Technophile shut-ins, rejoice. The era of shimmery, for-your-eyes-only virtual girlfriends has arrived, says this video, uploaded to You Tube by user Alsionesvx. The film showcases an augmented reality system that allows users to project the pixilated Japanese pop star Hatsune Miku into their day-to-day lives. Using video goggles and an Xtion Pro motion sensor, Alsionesvx can take Hatsune, a wide-eyed, pigtail-wearing wraith who, significantly, has no mouth (and somewhat less significantly, has no nose), to the park. It’s sort of romantic. Then he, um, plunks her in his kitchen and paws at her tie: less romantic.
The worst part, though, is when the filmmaker demonstrates Hatsune’s ability to respond to touch. Almost two minutes into the video, we’re treated to the sight of a man’s disembodied arm patting the aqua-haired apparition on the head. She closes her eyes and raises her palms in what’s supposed to be either pleasure or a cute “I surrender” gesture. But then the guy lifts his hand and whales on her. She cringes, covers her face, knits her eyebrows together in distress. The screen fades to black. Gee whiz, computers can do amazing things these days!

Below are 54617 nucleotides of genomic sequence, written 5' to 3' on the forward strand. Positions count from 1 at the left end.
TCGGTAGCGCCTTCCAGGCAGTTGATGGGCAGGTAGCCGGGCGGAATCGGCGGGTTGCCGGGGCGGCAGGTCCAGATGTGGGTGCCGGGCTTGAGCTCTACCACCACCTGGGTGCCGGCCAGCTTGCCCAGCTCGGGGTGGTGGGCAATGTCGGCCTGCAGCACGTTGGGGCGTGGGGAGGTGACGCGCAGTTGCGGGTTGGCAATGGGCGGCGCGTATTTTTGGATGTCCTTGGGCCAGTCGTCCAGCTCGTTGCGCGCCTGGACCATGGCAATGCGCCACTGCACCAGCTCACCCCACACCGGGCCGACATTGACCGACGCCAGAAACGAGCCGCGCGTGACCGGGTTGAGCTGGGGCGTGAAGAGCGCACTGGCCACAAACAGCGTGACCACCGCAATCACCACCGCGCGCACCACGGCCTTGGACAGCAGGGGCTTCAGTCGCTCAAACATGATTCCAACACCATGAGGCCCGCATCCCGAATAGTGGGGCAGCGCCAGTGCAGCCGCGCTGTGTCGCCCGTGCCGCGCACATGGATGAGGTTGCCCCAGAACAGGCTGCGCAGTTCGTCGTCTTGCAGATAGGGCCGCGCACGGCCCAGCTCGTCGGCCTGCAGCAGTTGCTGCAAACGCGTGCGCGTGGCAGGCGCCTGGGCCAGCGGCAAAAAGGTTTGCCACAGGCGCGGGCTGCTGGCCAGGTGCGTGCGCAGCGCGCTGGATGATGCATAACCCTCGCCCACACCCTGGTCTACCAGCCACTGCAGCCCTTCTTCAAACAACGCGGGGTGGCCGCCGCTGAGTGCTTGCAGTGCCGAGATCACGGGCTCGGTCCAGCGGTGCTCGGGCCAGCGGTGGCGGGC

Putting aside the video’s oblivious reenactment of domestic violence (a topic for another post), it’s worth noting that the phenomenon of virtual lady-friends is gathering steam in Japan and Korea. To some, few things may seem as sad-sack as opting for a computerized SO. One XX Factor colleague describes it as “social surrender,” technology telegraphing failure in the real world dating scene. And that could be why digital companions like Hatsune—silent, passive creatures that follow you around and make timid fluttery signs when you beat them—play on fantasies of absolute power and control. What else do they have to offer? Not conversation, and not social capital, real or imagined: After all, they’re only visible to the person with the goggles. You can’t feel them, though they respond to your touch. And if there’s a kind of titillation in walking down the street beside a beautiful woman that no one else knows is there, surely it has as much to do with the thrill of possession as it does with pure delight at her presence.
Anyway, I wonder whether a simple semantic adjustment would help dispel the ickiness of this trend. Instead of calling Hatsune Miku an augmented reality “girlfriend,” let’s call her what she is: a toy. Men who download or buy her or whatever are not participating in relationships, which involve two people, but playing with toys, like Legos or Barbies. You can pummel a teddy bear, if you wish; you cannot bop a woman on the head. Unfortunately, I suspect it’s the consumer’s inability to distinguish between love and ownership that makes Hatsune and her ilk so popular.